The news this week that the 23-year-old Nigerian man accused of attempting to detonate an explosive on an international flight into Detroit may have had ties to an al Qaeda group operating out of Yemen is generating concern about the growing internationalization of terrorism. Experts worry that al Qaeda is expanding its operations to Yemen, Somalia and other failing states in the region.
The link between failing states and terrorism is well understood. Less understood is the connection between population growth and failing states.
Most failing nations have high population growth rates. Foreign Policy and the Fund for Peace publish an annual ranking of failed states. All of the top ten countries in the 2009 Failed States Index have total fertility rates (the average number of children born by a woman over her lifetime) substantially higher than the global average (2.6). Six of them had TFRs of 5.0 or higher. The Population Reference Bureau estimates Somalia’s TFR at 6.7, Afghanistan’s at 5.7, and Pakistan’s at 4.0.
Nations with high fertility rates tend to have a large percentage of young people. Demographers call this a “youth bulge.” Security analysts warn that large numbers of unemployed young men in developing countries can destabilize a poor, developing country. A few years ago, Gen. Michael V. Hayden, who was the Director of the CIA at the time, gave a speech at Kansas State University, in which he focused on this concern:
Today, there are 6.7 billion people sharing the planet. By mid-century—by mid-century, the best estimates point to a world population of more than 9 billion. That’s a 40 to 45 percent increase—striking enough—but most of that growth is almost certain to occur in countries least able to sustain it, and that will create a situation that will likely fuel instability and extremism—not just in those areas, but beyond them as well.
There are many poor, fragile states where governance is actually difficult today, where populations will grow rapidly: Afghanistan, Liberia, Niger, the Democratic Republic of the Congo. That group—the population is expected to triple by mid-century. The number of people in Ethiopia, Nigeria, and Yemen is likely to more than double. Furthermore—just beyond the raw numbers—all those countries will therefore have, as a result of this, a large concentration of young people. If their basic freedoms and basic needs—food, housing, education, employment—are not met, they could be easily attracted to violence, civil unrest, and extremism.
Yemen, which is grabbing the headlines this week, has a TFR of 5.5. With a current population estimated at about 23 million people, its population could easily exceed 50 million by 2050. But will Yemen, which is already one of the poorest and most arid countries in the world, be able to sustain itself?
The Arab Human Development Report 2009, released this year by the United Nations Development Programme (UNDP), gives a grim assessment of the challenges facing Yemen and other states in the Middle East. Independently authored by Arab scholars, the report concludes that human insecurity in the region:
….is heightened by swift climatic changes, which threaten the livelihoods, income and access to food and water of millions of Arabs in future. It is reflected in the economic vulnerability of one-fifth of the people in some Arab states, and more than half in others, whose lives are impoverished and cut short by hunger and want. Human insecurity is palpable and present in the alienation of the region’s rising cohort of unemployed youth and in the predicaments of its subordinated women, and dispossessed refugees.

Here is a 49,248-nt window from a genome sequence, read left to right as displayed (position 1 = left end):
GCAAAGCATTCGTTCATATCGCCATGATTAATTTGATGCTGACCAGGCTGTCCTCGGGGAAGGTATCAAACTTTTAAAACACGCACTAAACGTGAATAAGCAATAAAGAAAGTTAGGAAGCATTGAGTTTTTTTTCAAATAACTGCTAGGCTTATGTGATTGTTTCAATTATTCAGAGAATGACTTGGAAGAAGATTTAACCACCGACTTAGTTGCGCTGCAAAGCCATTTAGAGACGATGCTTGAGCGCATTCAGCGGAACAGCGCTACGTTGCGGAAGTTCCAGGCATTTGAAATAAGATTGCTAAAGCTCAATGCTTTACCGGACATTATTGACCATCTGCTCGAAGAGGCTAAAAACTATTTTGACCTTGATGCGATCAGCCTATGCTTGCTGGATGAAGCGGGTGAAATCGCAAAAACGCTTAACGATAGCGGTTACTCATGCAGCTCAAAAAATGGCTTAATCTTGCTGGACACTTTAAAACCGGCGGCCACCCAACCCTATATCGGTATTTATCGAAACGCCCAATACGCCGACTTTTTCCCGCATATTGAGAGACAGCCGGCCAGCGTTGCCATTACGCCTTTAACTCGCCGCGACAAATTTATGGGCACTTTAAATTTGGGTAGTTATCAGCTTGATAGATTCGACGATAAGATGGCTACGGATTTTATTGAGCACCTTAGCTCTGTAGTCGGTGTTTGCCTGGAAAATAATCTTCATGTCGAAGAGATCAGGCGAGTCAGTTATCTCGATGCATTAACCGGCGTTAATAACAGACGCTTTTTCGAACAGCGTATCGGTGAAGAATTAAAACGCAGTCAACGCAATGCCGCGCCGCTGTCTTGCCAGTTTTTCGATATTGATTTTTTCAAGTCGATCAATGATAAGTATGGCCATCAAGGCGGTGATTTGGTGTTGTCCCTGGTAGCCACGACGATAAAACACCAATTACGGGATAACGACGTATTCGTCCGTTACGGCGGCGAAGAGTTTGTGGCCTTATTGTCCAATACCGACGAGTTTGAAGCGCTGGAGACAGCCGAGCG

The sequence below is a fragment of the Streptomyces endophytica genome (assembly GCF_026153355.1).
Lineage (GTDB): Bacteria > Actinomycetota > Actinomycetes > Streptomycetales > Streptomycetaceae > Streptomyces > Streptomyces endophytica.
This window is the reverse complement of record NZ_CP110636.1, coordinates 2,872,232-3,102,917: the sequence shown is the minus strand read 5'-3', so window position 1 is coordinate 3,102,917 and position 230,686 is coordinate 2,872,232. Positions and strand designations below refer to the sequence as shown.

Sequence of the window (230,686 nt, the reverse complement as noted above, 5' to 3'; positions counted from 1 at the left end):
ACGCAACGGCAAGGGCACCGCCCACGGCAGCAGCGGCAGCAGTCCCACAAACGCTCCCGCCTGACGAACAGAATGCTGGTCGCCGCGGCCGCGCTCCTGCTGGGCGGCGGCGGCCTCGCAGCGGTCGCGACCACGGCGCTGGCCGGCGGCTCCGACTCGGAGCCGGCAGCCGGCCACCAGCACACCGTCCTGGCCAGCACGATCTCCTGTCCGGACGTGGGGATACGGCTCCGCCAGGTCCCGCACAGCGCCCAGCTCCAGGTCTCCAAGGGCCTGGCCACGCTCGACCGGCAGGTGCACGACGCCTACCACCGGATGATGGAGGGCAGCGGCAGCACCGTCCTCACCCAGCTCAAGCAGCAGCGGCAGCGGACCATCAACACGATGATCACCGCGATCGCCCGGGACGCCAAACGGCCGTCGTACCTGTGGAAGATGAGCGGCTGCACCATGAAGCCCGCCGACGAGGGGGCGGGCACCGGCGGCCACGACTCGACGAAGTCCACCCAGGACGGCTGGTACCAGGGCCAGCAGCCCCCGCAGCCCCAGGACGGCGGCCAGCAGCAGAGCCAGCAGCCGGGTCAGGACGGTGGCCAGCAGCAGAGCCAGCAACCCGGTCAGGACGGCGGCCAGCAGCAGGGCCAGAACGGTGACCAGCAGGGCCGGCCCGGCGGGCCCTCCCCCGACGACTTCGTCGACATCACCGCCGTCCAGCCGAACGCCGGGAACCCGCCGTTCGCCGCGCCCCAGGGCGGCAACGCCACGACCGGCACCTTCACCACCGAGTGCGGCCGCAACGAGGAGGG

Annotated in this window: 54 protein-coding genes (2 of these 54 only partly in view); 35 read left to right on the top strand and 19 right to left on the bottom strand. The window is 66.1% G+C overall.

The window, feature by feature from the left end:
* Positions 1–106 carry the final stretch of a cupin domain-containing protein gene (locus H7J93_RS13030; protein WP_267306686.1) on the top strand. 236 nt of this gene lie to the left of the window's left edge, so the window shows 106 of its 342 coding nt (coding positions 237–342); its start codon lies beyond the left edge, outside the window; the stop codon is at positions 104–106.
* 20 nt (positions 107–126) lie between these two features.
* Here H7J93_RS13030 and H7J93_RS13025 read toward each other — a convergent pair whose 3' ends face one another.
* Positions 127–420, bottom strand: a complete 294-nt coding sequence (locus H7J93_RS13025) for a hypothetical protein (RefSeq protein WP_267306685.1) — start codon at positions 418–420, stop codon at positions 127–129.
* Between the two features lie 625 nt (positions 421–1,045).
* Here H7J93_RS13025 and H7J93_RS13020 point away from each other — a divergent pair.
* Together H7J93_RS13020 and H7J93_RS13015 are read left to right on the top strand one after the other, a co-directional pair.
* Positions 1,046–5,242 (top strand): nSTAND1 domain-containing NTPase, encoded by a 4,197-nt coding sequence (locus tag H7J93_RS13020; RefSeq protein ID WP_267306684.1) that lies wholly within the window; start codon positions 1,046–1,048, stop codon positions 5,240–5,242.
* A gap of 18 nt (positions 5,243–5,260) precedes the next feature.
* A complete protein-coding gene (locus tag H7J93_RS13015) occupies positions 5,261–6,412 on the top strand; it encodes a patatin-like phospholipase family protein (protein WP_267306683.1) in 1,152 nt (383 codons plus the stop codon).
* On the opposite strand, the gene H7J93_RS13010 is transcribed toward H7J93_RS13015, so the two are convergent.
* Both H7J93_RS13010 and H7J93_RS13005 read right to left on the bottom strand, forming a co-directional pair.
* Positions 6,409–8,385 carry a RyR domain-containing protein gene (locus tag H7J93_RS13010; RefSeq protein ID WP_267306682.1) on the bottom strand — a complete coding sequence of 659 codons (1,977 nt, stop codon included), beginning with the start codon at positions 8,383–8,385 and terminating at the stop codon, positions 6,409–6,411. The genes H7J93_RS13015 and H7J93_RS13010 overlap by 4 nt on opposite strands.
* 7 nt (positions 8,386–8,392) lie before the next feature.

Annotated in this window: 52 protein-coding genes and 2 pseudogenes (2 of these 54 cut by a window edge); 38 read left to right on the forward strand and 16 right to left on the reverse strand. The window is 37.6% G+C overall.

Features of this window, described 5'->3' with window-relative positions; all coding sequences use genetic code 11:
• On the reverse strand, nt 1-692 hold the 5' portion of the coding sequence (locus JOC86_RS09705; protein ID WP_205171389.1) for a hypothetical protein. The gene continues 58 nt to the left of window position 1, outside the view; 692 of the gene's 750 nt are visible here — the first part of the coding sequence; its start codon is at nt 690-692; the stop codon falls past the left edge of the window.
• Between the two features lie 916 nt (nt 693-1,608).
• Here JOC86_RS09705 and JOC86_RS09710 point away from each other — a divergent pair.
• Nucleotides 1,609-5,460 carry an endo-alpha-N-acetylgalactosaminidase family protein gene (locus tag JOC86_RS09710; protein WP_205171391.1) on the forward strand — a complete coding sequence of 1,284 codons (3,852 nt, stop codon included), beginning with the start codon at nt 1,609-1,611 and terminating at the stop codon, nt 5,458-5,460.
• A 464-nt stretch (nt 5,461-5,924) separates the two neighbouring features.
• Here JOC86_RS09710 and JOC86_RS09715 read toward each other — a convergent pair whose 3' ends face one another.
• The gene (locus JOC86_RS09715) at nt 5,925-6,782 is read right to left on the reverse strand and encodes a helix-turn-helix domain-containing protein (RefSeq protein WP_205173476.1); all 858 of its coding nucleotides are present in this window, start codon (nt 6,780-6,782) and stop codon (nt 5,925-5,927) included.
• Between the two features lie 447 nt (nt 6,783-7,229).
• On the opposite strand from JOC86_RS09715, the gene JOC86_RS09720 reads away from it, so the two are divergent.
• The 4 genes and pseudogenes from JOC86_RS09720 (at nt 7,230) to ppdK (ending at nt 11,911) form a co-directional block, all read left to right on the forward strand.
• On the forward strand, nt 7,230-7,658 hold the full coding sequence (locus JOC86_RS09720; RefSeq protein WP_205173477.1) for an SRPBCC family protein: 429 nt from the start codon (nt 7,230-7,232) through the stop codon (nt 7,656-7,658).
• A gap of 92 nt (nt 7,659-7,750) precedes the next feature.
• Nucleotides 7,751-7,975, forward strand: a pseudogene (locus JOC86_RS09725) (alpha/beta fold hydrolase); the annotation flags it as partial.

The government of Yemen, which is currently fighting a major insurgency in the north, faces perhaps the gravest challenge in the region. Yemen in recent years has suffered from severe drought; water shortages are acute. A 2005 report on Yemen’s water problem found that:
Groundwater resources are vital for Yemen’s agriculture. For their recharge they depend mainly on spate running water and rainfall. Runoffs and springs in catchment’s areas are the main sources of groundwater recharges. In Yemen, the estimated groundwater is around 1000MCM, which makes the total renewable water resource sum 2.5 MCM, while the total demand is estimated to be 3,400MCM with 900MCM deficit, which is covered from deep aquifers.
Ground water aquifers decline 1-7 meters annually with very rare recharge. This raises the cost of pumping and causes a deterioration of ground water quality including sea (salt) water intrusion in the coastal plain areas. Some basins have become very dry and some cultivation has been uprooted due to the depletion of the ground water which is highest, up to 6m per year, in the north side of the country (Sa’adh basin). The drillings then went deeper up to 800 m depth.
A World Bank report released earlier this year projects that Sanaa, Yemen’s capital, could run out of water within 15 years. Conservation measures could postpone the day of reckoning, particularly as about 40 percent of available water is consumed by the cultivation of qat, a narcotic stimulant. But with climate change, a rapidly growing population and high rates of unemployment, Yemen is a humanitarian disaster in the making. And Yemen’s problem could quickly become a major problem for neighboring Saudi Arabia and the fight against terror.
Yemen, however, is just one of many failing states in the world whose resources are being outstripped by population growth. In virtually all these states, the status of women is low and the rate of domestic violence is high. Unless more attention is given to educating girls, elevating the status of women, and giving them the information and ability to prevent unwanted and unintended pregnancies, these states will remain on an unsustainable and dangerous trajectory.
Posted by Robert J. Walker, Executive Vice President
For more information on population and failing states, see our fact sheets page.